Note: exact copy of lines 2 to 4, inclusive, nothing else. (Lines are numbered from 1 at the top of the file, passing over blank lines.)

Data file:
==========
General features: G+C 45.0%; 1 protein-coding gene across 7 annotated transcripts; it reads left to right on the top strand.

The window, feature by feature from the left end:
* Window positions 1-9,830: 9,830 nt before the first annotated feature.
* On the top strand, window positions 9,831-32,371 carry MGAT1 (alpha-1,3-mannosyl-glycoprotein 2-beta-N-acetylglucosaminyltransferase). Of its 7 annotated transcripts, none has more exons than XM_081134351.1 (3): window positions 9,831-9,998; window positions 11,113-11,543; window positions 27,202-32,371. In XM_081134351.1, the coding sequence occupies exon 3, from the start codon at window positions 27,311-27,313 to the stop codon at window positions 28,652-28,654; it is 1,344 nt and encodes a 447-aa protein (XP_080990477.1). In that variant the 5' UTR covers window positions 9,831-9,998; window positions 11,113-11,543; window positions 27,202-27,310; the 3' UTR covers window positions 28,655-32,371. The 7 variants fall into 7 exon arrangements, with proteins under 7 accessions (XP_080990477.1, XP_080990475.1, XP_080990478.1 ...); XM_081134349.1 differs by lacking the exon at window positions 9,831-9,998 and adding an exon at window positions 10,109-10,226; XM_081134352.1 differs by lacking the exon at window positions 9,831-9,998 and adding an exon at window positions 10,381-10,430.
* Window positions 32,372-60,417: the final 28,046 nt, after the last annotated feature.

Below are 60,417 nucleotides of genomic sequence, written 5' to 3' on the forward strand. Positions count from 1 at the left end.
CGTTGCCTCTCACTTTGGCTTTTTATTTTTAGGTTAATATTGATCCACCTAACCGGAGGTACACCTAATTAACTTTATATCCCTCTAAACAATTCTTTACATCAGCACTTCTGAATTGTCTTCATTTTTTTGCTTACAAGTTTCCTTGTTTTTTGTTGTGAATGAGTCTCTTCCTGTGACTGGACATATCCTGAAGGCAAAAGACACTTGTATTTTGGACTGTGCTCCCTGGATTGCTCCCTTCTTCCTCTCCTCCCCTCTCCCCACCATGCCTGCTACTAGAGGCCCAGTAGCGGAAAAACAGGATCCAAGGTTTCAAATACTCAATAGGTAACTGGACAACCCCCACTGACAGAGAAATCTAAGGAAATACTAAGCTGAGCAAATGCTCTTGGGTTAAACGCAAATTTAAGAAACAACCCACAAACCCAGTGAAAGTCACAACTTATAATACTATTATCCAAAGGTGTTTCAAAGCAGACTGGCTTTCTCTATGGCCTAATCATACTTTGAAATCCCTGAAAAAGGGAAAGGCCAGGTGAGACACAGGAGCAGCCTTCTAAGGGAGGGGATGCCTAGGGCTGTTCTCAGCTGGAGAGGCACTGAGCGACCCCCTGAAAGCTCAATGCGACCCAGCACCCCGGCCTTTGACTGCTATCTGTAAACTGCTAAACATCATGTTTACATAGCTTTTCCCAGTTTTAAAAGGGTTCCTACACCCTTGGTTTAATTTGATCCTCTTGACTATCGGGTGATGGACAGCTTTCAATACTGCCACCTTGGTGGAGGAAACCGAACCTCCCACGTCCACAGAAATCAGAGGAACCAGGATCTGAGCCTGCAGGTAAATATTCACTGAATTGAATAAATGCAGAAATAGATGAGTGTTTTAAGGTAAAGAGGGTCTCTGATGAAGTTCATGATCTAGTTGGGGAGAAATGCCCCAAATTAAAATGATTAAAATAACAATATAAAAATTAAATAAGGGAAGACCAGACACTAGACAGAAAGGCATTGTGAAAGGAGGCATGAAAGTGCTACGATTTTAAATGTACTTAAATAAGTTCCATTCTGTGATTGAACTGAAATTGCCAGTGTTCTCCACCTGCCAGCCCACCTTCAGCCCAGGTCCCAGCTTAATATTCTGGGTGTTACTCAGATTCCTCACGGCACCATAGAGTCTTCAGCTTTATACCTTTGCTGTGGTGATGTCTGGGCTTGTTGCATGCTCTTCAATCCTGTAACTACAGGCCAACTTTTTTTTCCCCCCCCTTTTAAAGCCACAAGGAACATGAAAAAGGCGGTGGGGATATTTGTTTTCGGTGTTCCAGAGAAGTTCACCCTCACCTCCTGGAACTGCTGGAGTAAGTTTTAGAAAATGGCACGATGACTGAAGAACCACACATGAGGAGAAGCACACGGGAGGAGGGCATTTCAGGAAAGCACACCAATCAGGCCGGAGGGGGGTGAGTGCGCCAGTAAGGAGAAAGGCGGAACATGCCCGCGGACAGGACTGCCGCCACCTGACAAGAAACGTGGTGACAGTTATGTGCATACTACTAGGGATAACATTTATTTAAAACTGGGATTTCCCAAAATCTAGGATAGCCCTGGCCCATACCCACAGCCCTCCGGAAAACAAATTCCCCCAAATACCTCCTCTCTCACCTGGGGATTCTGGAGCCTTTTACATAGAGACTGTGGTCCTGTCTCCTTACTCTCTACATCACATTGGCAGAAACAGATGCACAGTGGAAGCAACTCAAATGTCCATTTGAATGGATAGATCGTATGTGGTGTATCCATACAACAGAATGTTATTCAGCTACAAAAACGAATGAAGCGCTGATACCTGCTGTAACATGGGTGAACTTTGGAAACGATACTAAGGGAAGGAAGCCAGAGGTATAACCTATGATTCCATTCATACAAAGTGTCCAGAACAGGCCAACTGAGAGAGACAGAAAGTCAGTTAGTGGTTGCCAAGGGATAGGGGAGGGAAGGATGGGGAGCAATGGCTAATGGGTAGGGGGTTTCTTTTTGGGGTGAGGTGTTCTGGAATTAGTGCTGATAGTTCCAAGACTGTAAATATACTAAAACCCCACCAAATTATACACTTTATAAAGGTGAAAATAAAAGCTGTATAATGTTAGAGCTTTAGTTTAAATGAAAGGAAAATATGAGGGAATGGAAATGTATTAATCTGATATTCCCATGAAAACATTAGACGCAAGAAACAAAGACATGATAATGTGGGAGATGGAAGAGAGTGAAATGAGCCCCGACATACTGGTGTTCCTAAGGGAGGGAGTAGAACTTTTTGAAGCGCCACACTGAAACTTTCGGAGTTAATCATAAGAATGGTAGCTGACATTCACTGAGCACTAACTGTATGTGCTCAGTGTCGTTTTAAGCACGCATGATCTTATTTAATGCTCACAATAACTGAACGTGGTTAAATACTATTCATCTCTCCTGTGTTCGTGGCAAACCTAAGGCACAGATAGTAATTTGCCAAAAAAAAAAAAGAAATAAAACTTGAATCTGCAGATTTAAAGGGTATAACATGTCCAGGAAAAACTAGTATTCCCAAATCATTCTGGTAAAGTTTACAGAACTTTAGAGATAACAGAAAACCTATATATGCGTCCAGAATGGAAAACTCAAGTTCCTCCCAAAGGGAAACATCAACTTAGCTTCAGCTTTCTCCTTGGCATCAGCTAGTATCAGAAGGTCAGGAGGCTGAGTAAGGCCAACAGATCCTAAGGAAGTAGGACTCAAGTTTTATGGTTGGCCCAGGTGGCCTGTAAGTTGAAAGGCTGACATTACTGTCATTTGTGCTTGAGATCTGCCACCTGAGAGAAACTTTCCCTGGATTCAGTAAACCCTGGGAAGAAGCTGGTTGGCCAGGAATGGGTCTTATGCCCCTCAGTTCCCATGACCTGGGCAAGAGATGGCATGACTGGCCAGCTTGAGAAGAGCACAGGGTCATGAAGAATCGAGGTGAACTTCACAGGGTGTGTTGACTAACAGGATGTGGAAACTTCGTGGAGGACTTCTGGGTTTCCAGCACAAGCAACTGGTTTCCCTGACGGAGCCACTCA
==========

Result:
The window, feature by feature from the left end:
* Window positions 1-9,830: 9,830 nt before the first annotated feature.
* On the top strand, window positions 9,831-32,371 carry MGAT1 (alpha-1,3-mannosyl-glycoprotein 2-beta-N-acetylglucosaminyltransferase). Of its 7 annotated transcripts, none has more exons than XM_081134351.1 (3): window positions 9,831-9,998; window positions 11,113-11,543; window positions 27,202-32,371. In XM_081134351.1, the coding sequence occupies exon 3, from the start codon at window positions 27,311-27,313 to the stop codon at window positions 28,652-28,654; it is 1,344 nt and encodes a 447-aa protein (XP_080990477.1). In that variant the 5' UTR covers window positions 9,831-9,998; window positions 11,113-11,543; window positions 27,202-27,310; the 3' UTR covers window positions 28,655-32,371. The 7 variants fall into 7 exon arrangements, with proteins under 7 accessions (XP_080990477.1, XP_080990475.1, XP_080990478.1 ...); XM_081134349.1 differs by lacking the exon at window positions 9,831-9,998 and adding an exon at window positions 10,109-10,226; XM_081134352.1 differs by lacking the exon at window positions 9,831-9,998 and adding an exon at window positions 10,381-10,430.